If a picture is worth a thousand words, perhaps a recipe can contain a lifetime of memories. As diced eggplant, chopped garlic and creamy passata come together on a stovetop in a New York City apartment, so too do decades of recollections of one woman’s trauma and struggle. The cook, Mary Feinberg, is directed by her daughter, the writer and filmmaker Shaina Feinberg. Eager to connect after the death of her father, Shaina finds her mother willing to open up only when she’s being recorded. And so, cameras rolling, she chronicles, step-by-step, the making of her famed ragout, capturing Mary’s great care and expertise as her dish journeys from hob to table. But, as Mary gradually reveals, there’s more to the food than just a warm family ritual – it’s also connected to some of the darker moments of her life.
Mary’s eggplant sauce intertwines with the emotional abuse of her cheating, domineering first husband; the controlling and manipulative behaviours of her mother; her resolve to defy both of them by pursuing a divorce; and the happier years she enjoyed with her second husband, Shaina’s father. As Mary recalls the trauma of her past, Shaina’s camerawork draws out every delicious detail, peering closely at the generous salting of the eggplant, and lingering as herbs are scattered over a simmering pot of sauce.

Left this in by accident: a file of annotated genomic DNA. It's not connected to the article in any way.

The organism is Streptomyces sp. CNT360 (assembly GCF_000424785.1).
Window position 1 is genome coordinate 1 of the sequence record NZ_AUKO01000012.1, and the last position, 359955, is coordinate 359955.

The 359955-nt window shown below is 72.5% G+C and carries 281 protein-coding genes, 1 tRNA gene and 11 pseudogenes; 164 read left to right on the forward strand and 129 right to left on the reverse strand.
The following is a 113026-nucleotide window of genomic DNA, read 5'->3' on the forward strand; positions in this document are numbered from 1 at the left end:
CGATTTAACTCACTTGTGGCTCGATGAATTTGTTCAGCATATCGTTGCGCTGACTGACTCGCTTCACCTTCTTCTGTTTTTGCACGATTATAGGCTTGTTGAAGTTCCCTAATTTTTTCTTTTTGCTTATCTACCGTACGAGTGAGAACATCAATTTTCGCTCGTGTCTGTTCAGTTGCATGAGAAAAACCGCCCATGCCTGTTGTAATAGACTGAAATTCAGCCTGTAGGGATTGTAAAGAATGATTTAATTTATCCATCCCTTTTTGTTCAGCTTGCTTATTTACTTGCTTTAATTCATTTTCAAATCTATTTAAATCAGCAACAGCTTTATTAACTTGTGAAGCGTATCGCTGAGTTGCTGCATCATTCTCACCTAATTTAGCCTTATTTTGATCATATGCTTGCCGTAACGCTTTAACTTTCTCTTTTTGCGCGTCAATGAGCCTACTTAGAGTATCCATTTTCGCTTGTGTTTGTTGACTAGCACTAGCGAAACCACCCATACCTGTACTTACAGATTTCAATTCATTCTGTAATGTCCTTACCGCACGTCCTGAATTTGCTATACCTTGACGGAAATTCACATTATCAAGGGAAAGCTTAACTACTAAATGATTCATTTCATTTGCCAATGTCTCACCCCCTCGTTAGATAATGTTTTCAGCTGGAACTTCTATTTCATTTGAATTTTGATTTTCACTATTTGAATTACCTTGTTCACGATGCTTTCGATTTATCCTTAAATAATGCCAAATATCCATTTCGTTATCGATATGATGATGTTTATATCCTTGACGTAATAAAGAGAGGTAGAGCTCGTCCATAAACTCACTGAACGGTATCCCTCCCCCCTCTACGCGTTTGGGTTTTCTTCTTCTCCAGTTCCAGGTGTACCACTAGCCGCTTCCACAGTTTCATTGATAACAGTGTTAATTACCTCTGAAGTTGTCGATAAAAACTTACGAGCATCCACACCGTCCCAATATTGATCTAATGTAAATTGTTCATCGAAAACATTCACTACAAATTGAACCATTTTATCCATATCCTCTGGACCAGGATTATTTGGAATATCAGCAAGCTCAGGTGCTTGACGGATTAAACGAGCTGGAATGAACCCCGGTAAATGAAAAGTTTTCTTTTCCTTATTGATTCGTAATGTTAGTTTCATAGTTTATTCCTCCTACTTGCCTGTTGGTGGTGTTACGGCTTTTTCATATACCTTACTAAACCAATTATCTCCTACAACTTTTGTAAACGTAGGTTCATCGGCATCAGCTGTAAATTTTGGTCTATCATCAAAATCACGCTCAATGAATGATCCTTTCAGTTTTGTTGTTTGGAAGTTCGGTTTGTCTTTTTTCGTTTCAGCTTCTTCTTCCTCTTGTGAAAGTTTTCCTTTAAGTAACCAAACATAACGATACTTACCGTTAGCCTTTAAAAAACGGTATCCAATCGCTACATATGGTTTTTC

Throughout the film, the details of Mary’s past are countered by the love and fondness between mother and daughter. Shaina giggles (off-screen) at Mary’s embellished bustling about the apartment, and directs her to act natural rather than playing to the camera. These moments of ‘behind-the-scenes’ interactions are more than just comedic relief – they offer a meaningful glimpse into the more healthy family dynamic Mary would ultimately find after resolving to leave her troubled first marriage. Further, they seem to hint at the perhaps inevitable tensions and small frustrations that arise even in loving families.
In an online presentation in 2021, Shaina recounted her impulse to tell the eggplant sauce story after interviewing Mary for a pre-pandemic film project. What evolved was an artful reflection on the innate connections – and tensions – between generations of mothers and daughters. And although Shaina and her mother act out their own small struggle for control in the film, it’s also a loving tribute, inspired by Shaina’s desire to propel Mary’s sense of fulfilment during her autumnal years after sacrificing so much of herself to others.
The resulting short adds a wry, honest portrait of women, family and food to Shaina’s catalogue of short films, which share a through-line of eccentric characters and conversations, playful dark humour and micro-budget sensibilities. In the aforementioned online presentation, Shaina describes the liberation she felt in creating a film without (often male) film-industry gatekeepers offering notes, which gave her ‘this real freedom’. It’s an apt reflection on a film that’s, perhaps above all, about finding happiness through defying expectations.
Written by Alice Marks
Director: Shaina Feinberg
Producer: Elisabeth Durkin